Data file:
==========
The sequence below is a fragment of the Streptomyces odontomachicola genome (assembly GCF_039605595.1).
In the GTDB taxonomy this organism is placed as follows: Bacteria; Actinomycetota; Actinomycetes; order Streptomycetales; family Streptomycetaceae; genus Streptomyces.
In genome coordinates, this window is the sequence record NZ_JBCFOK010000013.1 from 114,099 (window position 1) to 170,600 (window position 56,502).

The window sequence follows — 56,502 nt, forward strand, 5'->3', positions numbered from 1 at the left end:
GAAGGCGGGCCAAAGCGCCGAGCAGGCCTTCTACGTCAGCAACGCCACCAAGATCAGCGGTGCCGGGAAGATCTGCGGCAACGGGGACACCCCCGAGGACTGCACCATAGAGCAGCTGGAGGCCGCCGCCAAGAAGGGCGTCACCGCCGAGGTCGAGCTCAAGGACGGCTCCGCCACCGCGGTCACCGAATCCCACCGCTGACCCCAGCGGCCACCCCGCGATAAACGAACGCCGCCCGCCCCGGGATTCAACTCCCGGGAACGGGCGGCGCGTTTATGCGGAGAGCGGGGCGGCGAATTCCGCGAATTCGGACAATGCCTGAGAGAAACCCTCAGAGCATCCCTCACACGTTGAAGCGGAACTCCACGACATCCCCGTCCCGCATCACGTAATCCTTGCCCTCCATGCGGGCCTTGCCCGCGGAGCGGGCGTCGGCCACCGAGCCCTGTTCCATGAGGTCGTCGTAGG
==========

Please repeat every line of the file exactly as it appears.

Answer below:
The sequence below is a fragment of the Streptomyces odontomachicola genome (assembly GCF_039605595.1).
In the GTDB taxonomy this organism is placed as follows: Bacteria; Actinomycetota; Actinomycetes; order Streptomycetales; family Streptomycetaceae; genus Streptomyces.
In genome coordinates, this window is the sequence record NZ_JBCFOK010000013.1 from 114,099 (window position 1) to 170,600 (window position 56,502).

The window sequence follows — 56,502 nt, forward strand, 5'->3', positions numbered from 1 at the left end:
GAAGGCGGGCCAAAGCGCCGAGCAGGCCTTCTACGTCAGCAACGCCACCAAGATCAGCGGTGCCGGGAAGATCTGCGGCAACGGGGACACCCCCGAGGACTGCACCATAGAGCAGCTGGAGGCCGCCGCCAAGAAGGGCGTCACCGCCGAGGTCGAGCTCAAGGACGGCTCCGCCACCGCGGTCACCGAATCCCACCGCTGACCCCAGCGGCCACCCCGCGATAAACGAACGCCGCCCGCCCCGGGATTCAACTCCCGGGAACGGGCGGCGCGTTTATGCGGAGAGCGGGGCGGCGAATTCCGCGAATTCGGACAATGCCTGAGAGAAACCCTCAGAGCATCCCTCACACGTTGAAGCGGAACTCCACGACATCCCCGTCCCGCATCACGTAATCCTTGCCCTCCATGCGGGCCTTGCCCGCGGAGCGGGCGTCGGCCACCGAGCCCTGTTCCATGAGGTCGTCGTAGG